Italy’s election delivered a victory for populist parties on Monday, though none earned enough of the vote to rule on their own. Over half of the vote went to either the right-wing, immigration-focused League party, or the unconventional Five-Star Movement which promotes a universal basic income. Both parties have called for rewriting treaties with Europe to grant Italy more sovereignty from the European Union, stopping short of calling for an exit from the EU.

However, it is unclear whether the parties will be able to form a government together. The hung parliament was described as a “worst-case scenario” for Europe last month, by European Commission chief Jean-Claude Juncker, according to CNN.

The anti-establishment Five-Star Movement won the largest percentage of the vote, at 32.7 percent, outperforming opinion polls. While a right-wing coalition led by Silvio Berlusconi won 37 percent of the vote altogether, Berlusconi’s center-right Forza party was upstaged by its ally, the anti-immigration League party, winning only 14 percent of the vote to the League’s 17.4 percent. Meanwhile, the nation’s center-left coalition performed poorly, winning just 23 percent of the vote altogether. Former prime minister Matteo Renzi stepped down as the leader of center-left Democratic Party in response to the results.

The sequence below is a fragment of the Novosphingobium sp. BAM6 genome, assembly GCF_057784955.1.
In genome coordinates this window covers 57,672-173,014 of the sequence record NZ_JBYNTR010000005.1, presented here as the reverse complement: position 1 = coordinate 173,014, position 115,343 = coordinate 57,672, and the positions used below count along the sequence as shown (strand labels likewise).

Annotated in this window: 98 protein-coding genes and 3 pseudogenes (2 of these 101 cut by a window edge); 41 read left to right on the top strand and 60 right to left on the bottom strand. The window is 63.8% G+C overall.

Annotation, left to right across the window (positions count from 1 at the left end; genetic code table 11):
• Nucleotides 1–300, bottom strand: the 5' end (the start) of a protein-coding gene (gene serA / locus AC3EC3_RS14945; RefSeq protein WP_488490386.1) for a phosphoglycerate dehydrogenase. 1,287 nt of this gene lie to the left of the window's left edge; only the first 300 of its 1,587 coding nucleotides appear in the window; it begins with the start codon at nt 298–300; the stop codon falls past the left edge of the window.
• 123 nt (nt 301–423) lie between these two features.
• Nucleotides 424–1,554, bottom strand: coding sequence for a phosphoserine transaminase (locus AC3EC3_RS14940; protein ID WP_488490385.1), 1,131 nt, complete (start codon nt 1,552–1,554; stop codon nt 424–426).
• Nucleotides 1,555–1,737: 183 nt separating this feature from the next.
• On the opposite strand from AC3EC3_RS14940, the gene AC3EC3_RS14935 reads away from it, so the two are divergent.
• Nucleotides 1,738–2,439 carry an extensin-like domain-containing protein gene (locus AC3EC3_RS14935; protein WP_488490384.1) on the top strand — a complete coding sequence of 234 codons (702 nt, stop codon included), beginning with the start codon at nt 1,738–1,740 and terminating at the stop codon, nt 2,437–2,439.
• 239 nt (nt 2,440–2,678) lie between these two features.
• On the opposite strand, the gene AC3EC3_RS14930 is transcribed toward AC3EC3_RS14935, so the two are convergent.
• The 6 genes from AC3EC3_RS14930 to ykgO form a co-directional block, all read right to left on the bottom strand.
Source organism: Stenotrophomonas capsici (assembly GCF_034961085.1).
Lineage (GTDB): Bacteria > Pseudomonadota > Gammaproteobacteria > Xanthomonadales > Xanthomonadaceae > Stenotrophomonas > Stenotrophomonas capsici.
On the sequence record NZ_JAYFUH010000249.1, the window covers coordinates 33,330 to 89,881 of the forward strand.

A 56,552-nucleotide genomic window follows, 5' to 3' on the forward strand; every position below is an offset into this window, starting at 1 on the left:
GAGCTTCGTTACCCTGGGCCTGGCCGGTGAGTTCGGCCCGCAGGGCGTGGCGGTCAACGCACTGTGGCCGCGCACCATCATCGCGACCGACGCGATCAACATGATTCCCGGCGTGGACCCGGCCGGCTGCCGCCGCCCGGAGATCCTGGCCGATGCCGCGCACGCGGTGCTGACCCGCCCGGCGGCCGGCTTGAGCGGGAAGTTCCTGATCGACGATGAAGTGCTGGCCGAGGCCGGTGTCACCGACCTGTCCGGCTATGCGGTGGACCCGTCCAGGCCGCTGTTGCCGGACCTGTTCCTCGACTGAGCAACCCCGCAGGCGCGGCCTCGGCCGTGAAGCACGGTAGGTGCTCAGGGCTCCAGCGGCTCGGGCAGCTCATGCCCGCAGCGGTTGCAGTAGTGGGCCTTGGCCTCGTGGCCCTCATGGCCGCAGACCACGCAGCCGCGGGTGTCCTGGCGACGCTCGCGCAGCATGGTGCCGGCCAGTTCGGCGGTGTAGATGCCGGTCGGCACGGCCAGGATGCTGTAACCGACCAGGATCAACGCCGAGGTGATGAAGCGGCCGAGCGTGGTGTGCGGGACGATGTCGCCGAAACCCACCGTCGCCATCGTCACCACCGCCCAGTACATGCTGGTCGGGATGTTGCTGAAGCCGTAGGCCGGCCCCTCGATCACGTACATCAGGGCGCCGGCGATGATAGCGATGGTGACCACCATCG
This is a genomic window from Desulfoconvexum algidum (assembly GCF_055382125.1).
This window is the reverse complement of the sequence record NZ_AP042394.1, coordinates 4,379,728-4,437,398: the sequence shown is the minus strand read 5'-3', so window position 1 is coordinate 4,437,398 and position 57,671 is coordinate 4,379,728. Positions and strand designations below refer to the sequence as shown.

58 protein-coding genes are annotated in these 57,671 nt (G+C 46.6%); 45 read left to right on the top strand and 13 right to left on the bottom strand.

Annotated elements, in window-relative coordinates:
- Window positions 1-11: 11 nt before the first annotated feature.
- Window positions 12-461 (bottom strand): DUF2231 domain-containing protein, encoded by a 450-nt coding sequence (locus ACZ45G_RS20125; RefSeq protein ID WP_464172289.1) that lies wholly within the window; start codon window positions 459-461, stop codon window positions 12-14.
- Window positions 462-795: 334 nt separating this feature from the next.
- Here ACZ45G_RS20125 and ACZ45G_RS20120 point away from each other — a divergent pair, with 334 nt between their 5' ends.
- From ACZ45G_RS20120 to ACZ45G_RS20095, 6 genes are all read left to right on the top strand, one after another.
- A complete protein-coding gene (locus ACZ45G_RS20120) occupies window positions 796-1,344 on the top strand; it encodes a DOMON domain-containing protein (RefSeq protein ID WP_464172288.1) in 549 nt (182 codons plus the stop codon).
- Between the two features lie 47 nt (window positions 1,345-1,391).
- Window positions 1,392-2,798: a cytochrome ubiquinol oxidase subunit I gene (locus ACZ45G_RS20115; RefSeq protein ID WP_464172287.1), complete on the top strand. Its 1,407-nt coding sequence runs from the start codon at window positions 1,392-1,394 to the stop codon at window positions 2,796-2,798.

All told, the election was a victory for anti-establishment parties challenging the status quo in Europe. In addition to the victory for the right-wing League, the Five-Star Movement performed far better than expected. In southern Italy, the party won nearly one of every two votes. The area faces an unemployment rate of nearly 20 percent, three times the rate in the north of the country. While the party has advocated for a universal basic income, its leader has referred to the Five-Star Movement as “post-ideological” and many of its positions are considered ambiguous or malleable.

Meanwhile Matteo Salvini’s League party is set to increase its seats in the lower house from just 22 to 123. The League’s path to victory was fairly similar to the trajectory of other right-wing populist parties in Europe, with anti-immigrant and anti-EU sentiment helping to attract voters.

Their victory only adds to the substantial troubles threatening EU unity. According to an announcement from Salvini:

“I have always said, I say now and I will always say that the euro is the wrong currency, and that it was a big mistake getting in it. We have it very clear that the common currency is bound to end. And we want to come prepared to that moment.”

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